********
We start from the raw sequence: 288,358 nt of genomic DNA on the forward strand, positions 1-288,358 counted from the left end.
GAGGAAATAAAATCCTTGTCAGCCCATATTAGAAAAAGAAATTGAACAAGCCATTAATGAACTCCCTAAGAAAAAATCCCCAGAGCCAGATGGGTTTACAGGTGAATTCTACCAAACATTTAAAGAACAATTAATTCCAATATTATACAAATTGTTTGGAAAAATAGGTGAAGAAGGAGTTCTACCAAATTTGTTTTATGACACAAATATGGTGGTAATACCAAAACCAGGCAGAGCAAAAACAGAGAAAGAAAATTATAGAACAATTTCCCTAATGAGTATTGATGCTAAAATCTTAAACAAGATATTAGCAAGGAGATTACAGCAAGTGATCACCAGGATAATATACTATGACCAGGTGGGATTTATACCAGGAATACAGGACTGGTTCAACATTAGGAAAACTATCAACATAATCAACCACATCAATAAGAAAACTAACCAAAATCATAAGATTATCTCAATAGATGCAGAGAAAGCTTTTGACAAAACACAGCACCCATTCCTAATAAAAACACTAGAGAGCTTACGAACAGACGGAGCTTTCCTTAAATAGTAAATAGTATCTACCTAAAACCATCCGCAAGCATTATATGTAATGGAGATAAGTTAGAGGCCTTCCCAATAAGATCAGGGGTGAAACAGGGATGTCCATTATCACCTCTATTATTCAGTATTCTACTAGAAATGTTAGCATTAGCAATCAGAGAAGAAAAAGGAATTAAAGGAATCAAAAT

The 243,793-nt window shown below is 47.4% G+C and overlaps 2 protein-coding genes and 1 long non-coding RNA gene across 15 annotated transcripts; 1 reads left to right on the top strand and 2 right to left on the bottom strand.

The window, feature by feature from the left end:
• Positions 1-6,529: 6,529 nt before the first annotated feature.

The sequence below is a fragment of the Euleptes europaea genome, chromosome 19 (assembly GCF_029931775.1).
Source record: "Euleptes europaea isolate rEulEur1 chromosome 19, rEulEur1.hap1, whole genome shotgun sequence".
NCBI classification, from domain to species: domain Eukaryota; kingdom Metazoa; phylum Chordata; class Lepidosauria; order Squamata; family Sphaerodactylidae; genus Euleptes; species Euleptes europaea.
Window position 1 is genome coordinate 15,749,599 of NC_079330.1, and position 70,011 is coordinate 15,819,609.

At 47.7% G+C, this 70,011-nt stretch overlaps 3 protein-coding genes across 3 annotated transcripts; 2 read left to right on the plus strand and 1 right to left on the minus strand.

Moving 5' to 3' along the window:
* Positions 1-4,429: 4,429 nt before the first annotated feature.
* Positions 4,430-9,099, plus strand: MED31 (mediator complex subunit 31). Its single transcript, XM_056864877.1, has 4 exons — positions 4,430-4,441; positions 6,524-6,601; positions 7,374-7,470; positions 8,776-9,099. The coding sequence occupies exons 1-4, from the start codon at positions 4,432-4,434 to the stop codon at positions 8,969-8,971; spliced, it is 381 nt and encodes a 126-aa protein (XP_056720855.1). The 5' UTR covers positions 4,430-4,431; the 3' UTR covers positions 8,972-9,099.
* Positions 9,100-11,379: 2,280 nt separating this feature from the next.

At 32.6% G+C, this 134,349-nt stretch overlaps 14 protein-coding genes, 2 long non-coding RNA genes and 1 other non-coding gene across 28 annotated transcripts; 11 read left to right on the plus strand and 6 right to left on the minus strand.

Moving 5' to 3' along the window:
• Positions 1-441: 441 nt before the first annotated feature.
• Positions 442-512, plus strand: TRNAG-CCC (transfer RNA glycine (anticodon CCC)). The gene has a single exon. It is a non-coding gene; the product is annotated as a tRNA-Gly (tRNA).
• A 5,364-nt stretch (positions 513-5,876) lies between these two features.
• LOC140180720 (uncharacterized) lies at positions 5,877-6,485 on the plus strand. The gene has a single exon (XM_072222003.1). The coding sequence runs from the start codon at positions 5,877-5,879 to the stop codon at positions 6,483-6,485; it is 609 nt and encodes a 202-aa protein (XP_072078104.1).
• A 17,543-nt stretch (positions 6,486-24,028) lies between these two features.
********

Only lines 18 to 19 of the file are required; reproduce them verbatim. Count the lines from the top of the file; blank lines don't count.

• Positions 442-512, plus strand: TRNAG-CCC (transfer RNA glycine (anticodon CCC)). The gene has a single exon. It is a non-coding gene; the product is annotated as a tRNA-Gly (tRNA).
• A 5,364-nt stretch (positions 513-5,876) lies between these two features.